How do we generate an interaction graph?

Graphgenerator can recreate the network of interactions of Twitter accounts on a given hashtag or word (or group of words).

Collecting tweets

The data is collected by Graphgenerator using the scraping tool snscrape. This tool collects the data that is displayed when you search using the Twitter search bar. It only allows to retrieve the retweets of the last seven days (beyond that, only tweets and quotes can be collected).

Graphgenerator collects all tweets that are retweets or quotes of tweets mentioning the hashtag (or word or group of words) indicated in the search.

Only retweets and quotes for which the source tweet was published after the date of the last retweet or tweet quote are collected. This ensures that all retweets of a given tweet are available.

During data collection, Graphgenerator will also compute a bot score a the user level using the package botfinder.

Creation of the graph

Once the tweets are collected, they are rearranged to create links between the Twitter accounts. Two Twitter accounts are linked if one quotes or retweets the other's tweet. A direction is attached to the link. Weights are allocated to each link and correspond to the number of occurrences of this link (total number of retweets and quotes from one account to the other).

The data is also aggregated at the account level which form the nodes of the graph. The size assigned to them corresponds to the total number of tweets and quotes of tweets issued by this account.

The data is put into graph format using the Networkx library.


To allow the good visualization of the graph, coordinates in a 2D (or 3D) plane are attributed to each nodes.

Several algorythms allow to compute the coordinates of the nodes of a graph to represent it as well as possible. The objective is to summarize the information in the graph as well as possible while making it readable. Generally the algorythms try to minimize the number of intersections of the links (for aesthetic considerations and to ensure readability), to bring closer together the nodes that have many links between them and to place the "central" nodes in the center of the graph (which allow "central" nodes (which allow information to circulate within the network).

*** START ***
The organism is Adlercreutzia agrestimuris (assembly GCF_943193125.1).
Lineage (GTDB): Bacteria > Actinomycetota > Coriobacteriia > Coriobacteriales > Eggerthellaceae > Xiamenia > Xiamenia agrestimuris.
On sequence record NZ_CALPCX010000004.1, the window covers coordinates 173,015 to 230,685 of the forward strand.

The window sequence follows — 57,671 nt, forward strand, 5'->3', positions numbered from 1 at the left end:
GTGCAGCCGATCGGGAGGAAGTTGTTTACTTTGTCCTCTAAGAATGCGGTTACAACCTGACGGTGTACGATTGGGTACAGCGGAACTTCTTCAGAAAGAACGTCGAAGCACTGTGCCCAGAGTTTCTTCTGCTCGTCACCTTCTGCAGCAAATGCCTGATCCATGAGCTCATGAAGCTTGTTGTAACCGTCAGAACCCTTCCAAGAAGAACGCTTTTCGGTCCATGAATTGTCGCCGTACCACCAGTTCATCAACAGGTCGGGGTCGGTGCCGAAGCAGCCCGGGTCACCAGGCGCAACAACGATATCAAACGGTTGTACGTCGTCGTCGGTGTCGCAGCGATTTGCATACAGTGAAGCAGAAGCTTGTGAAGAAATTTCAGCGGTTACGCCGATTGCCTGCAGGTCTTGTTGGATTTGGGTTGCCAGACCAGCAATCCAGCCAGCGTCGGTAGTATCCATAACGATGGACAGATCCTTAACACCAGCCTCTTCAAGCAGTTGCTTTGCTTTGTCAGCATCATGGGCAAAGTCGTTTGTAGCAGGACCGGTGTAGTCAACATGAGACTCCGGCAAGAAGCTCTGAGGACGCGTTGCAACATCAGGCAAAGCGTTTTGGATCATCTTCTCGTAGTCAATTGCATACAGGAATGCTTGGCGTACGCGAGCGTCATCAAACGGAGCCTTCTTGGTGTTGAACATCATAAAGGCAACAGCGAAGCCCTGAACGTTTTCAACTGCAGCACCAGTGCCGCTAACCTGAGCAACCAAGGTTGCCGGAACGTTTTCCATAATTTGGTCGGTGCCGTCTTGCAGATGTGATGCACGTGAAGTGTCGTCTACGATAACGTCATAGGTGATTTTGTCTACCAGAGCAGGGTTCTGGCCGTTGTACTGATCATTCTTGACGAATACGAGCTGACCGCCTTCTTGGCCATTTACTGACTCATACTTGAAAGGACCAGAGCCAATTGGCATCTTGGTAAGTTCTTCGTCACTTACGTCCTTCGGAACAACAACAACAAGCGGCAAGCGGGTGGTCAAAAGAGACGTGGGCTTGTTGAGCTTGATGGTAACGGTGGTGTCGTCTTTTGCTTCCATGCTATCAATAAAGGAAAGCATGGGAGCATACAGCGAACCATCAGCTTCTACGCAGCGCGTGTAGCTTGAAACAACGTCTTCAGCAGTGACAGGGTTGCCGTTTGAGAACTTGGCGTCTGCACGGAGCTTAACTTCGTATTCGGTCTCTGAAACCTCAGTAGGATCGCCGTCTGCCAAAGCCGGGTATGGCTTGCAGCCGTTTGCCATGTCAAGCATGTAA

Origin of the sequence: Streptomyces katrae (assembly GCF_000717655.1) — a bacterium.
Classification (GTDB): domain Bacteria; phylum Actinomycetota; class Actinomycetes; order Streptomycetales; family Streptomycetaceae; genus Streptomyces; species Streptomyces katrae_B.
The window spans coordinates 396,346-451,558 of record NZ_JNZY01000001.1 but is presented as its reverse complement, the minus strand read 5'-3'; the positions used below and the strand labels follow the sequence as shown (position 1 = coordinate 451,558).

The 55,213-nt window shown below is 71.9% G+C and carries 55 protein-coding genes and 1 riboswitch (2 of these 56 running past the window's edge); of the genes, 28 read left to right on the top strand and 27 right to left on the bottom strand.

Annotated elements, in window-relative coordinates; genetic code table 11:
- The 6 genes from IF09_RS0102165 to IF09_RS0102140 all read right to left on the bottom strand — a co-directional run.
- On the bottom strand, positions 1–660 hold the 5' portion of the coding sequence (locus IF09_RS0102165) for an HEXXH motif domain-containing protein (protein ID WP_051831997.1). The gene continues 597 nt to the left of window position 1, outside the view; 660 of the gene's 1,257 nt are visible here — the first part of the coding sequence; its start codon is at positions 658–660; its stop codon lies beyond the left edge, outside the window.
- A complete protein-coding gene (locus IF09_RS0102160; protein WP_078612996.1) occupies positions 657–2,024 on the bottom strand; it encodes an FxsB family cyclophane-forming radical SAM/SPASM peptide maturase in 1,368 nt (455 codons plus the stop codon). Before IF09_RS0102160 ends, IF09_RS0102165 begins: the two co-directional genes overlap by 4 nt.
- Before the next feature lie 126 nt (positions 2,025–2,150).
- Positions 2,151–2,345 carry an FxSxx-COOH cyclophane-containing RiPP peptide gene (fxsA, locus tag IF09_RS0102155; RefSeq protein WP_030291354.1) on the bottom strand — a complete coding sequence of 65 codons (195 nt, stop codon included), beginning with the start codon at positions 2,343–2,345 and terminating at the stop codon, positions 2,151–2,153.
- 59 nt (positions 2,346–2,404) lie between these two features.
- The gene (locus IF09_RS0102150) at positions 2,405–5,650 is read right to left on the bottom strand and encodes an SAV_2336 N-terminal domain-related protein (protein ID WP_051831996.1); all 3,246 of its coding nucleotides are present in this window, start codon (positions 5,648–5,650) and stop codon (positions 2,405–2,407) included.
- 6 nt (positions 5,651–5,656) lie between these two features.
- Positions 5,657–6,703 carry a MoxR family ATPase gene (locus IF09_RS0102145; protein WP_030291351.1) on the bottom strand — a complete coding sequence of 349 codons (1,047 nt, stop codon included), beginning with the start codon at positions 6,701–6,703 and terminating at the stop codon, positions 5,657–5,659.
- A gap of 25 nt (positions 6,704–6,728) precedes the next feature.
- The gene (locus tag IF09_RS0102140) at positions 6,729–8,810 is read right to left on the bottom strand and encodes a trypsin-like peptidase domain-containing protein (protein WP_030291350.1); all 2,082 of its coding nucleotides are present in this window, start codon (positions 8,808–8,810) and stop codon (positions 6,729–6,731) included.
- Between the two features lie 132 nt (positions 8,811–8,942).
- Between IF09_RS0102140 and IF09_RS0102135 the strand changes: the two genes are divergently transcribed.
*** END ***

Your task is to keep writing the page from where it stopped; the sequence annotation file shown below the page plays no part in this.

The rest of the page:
networkx command line provides many visualization possibilities and many of them are available in Graphgenerator. We propose to use by default the spring or Fruchterman-Reingold algorithm because they works very well with large networks (which is our case).

The following layout algorithms are available in graphgenerator:


Graphgenerator also allows to identify clusters. They correspond to groups of accounts that interact a lot with each other.

Again, Networkx provides a wide choice of algorythms for identifying these communities, most of which are available in Graphgenerator.

By default, we have chosen an algorithm that is not available in Networkx but in an library. It is based on the "Leuven method". This method is particularly efficient for large networks.

The following algorithms are available in Graphgenerator:

Enriching an existing graph

Using the input_graph_json_path command of graphgenerator, you can enrich an existing graph (json output of the graphgenerator). It will then use the parameters used to create the input graph to enrich it.

Existing graph must have been created in the last 7 days, otherwise the command won't work as only Retwwets from the last 7 days can be collected.

Batch export

If the batch_size option is specified and > 0 then the graph is exported all the batch_size tweets collected. By default batch_size = 0, and in this case the graph is only exported once all data has been collected.



Graphgenerator exports a json file containing information about the nodes (Twitter accounts, 'nodes') and the links between them ('edges').

The file contains three types of information


List of links between Twitter accounts that mention the hashtag (accounts that retweet or quote the tweet of another account). For each link between accounts we have the following information:

  • source: name of the twitter account that retweeted or quoted another account